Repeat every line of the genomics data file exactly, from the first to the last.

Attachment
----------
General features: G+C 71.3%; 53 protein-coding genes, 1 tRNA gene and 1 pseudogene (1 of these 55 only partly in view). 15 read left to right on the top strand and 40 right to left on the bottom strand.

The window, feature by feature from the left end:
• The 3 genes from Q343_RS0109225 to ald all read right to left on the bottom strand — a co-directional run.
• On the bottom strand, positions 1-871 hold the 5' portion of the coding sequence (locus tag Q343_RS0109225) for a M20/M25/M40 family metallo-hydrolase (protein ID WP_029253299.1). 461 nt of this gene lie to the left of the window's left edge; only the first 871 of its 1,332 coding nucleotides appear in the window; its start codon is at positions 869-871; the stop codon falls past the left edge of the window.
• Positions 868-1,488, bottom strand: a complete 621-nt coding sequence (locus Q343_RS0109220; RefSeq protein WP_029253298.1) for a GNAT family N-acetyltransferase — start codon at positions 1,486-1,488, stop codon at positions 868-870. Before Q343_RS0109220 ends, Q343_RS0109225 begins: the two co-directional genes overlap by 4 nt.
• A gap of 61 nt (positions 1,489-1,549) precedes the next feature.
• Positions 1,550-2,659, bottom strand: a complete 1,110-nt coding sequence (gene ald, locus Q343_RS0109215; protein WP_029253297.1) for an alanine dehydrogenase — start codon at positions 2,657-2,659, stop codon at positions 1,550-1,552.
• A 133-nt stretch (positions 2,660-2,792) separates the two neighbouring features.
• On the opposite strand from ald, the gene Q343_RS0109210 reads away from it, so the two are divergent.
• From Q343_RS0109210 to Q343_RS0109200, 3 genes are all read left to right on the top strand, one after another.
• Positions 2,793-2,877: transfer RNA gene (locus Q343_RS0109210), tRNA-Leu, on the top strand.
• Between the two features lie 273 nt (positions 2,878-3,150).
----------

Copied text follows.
General features: G+C 71.3%; 53 protein-coding genes, 1 tRNA gene and 1 pseudogene (1 of these 55 only partly in view). 15 read left to right on the top strand and 40 right to left on the bottom strand.

The window, feature by feature from the left end:
• The 3 genes from Q343_RS0109225 to ald all read right to left on the bottom strand — a co-directional run.
• On the bottom strand, positions 1-871 hold the 5' portion of the coding sequence (locus tag Q343_RS0109225) for a M20/M25/M40 family metallo-hydrolase (protein ID WP_029253299.1). 461 nt of this gene lie to the left of the window's left edge; only the first 871 of its 1,332 coding nucleotides appear in the window; its start codon is at positions 869-871; the stop codon falls past the left edge of the window.
• Positions 868-1,488, bottom strand: a complete 621-nt coding sequence (locus Q343_RS0109220; RefSeq protein WP_029253298.1) for a GNAT family N-acetyltransferase — start codon at positions 1,486-1,488, stop codon at positions 868-870. Before Q343_RS0109220 ends, Q343_RS0109225 begins: the two co-directional genes overlap by 4 nt.
• A gap of 61 nt (positions 1,489-1,549) precedes the next feature.
• Positions 1,550-2,659, bottom strand: a complete 1,110-nt coding sequence (gene ald, locus Q343_RS0109215; protein WP_029253297.1) for an alanine dehydrogenase — start codon at positions 2,657-2,659, stop codon at positions 1,550-1,552.
• A 133-nt stretch (positions 2,660-2,792) separates the two neighbouring features.
• On the opposite strand from ald, the gene Q343_RS0109210 reads away from it, so the two are divergent.
• From Q343_RS0109210 to Q343_RS0109200, 3 genes are all read left to right on the top strand, one after another.
• Positions 2,793-2,877: transfer RNA gene (locus Q343_RS0109210), tRNA-Leu, on the top strand.
• Between the two features lie 273 nt (positions 2,878-3,150).